If you haven't read it yet, take time to read Tom Friedman's editorial in the NYT two days ago. He discusses the necessity for fundamental educational reform--i.e. 21st century skills--if the U.S. is to remain competitive.
Where does the irony come in? I was reading it just as one of our teachers came in to ask if I could unblock YouTube so students could complete a history assignment. We called the appropriate people and were told 'no.' Yet we're a laptop school with a strong mandate for technology. Go figure.
And so much for educational reform. I've blogged about this before, and probably will again. While I think Friedman's column ignores several factors (take the time to read the comments--some were incredibly thoughtful and insightful), he's not wrong. I work with an amazingly talented faculty, many quite tech savvy.
As always, however, there are those who not only resist using technology, but see it as detrimental. They use tools only in the most shallow manner: watch a YouTube video, but we won't take the time to actually create our own. Keep a blog, but only as a personal journal, no comments, no linking. And heaven forbid we go public!
Friedman is wrong to declare we need a country entirely made up of innovators and creative thinkers. That is never going to happen, as not everyone is wired to think that way. Multiple intelligences alone tells us that. Nevertheless, we can do better at teaching students to work and think more collaboratively and use technology in meaningful ways.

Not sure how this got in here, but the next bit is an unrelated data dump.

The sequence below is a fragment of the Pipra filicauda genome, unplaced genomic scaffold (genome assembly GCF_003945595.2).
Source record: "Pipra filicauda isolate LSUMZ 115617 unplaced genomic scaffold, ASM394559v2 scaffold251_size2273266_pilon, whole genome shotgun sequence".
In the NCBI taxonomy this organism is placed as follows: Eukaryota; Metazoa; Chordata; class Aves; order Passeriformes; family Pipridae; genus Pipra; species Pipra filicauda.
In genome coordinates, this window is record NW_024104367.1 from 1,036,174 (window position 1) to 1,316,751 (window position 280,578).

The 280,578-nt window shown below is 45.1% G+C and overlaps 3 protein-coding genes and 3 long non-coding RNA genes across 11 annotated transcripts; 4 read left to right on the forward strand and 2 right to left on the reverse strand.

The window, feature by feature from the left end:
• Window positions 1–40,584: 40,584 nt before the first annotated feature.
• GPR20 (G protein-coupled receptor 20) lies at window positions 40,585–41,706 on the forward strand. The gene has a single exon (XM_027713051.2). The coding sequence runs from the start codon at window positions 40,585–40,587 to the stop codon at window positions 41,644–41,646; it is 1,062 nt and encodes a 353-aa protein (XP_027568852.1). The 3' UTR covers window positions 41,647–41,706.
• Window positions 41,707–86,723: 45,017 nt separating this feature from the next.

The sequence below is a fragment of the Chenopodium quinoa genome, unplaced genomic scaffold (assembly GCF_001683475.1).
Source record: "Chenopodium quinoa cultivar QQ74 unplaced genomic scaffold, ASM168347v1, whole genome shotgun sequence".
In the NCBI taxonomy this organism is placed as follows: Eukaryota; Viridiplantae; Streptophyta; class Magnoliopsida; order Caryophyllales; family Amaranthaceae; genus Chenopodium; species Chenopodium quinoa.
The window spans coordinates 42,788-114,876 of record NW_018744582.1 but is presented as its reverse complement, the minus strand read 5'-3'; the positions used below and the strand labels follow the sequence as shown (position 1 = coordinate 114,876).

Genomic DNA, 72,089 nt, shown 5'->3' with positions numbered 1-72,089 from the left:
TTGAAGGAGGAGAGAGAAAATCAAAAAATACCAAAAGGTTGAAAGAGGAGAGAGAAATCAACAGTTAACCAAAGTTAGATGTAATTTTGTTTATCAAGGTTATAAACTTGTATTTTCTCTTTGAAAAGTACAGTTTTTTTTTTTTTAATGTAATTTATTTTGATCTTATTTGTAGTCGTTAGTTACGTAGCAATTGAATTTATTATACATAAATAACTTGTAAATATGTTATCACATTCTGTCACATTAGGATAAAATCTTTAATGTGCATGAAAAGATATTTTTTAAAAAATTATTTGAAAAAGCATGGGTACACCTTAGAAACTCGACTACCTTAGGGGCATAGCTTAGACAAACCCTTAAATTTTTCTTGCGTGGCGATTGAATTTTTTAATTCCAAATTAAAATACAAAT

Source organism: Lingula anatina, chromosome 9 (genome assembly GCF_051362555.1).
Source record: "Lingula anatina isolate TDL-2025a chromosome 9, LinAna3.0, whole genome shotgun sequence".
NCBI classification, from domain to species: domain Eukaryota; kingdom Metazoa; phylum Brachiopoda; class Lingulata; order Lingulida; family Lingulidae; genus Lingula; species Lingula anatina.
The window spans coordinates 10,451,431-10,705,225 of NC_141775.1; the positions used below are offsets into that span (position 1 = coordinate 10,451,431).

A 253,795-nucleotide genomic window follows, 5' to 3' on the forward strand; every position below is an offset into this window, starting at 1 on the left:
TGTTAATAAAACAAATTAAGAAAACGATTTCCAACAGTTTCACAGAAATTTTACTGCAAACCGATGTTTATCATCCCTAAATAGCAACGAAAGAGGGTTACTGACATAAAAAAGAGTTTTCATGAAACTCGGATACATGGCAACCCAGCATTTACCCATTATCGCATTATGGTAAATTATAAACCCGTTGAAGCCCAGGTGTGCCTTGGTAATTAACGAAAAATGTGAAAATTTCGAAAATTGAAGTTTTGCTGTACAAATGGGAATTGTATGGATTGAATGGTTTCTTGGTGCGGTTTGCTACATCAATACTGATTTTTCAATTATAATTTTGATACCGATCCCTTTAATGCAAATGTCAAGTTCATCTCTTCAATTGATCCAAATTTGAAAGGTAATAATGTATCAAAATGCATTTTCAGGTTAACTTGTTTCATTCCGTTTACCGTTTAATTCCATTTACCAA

Case in point: About a month ago, we finally opened up the education version of Google Apps for the school. I think three teachers are using it. I was teaching (another!) workshop on Google Docs, and a couple teachers basically said it was too much work to use it, when they could just have students work on peer-editing in class.
I agreed, but pointed out that once students were trained in peer-editing, weren't there better uses of classtime? I don't think I convinced them.
Similarly, too many assignments use technology for its own sake. Students in a school where I used to teach worked on rockets, which was fun for them. But there were few curricular ties--no work on propulsion, trajectories, etc. They just put together a kit. How much more meaningful would it be to have them design and test their own rockets, determining which factors most contribute to maximum lift?
We in the library have a special responsibility to guide both students and faculty towards more analytical engagement with content and technology. I'm not even sure my own work with students is all that innovative. As I teach the research process, I basically have two weeks with students (in 9th grade)--not a lot of time to engage them in thoughtful lessons, though we do some useful stuff on working with primary sources and analyzing websites.
Ideally, I would like to see all students in a semester long class. But that's another job in and of itself! How do others deal with this?
Of course, education alone won't solve our job and financial crisis. If education needs fundamental change, so does our national and corporate culture. When did we become a nation that looks only at short term gain? When did we stop caring about general welfare, focusing selfishly on personal profit at the expense of..well...everything else?
Educational change is AN answer, not THE answer.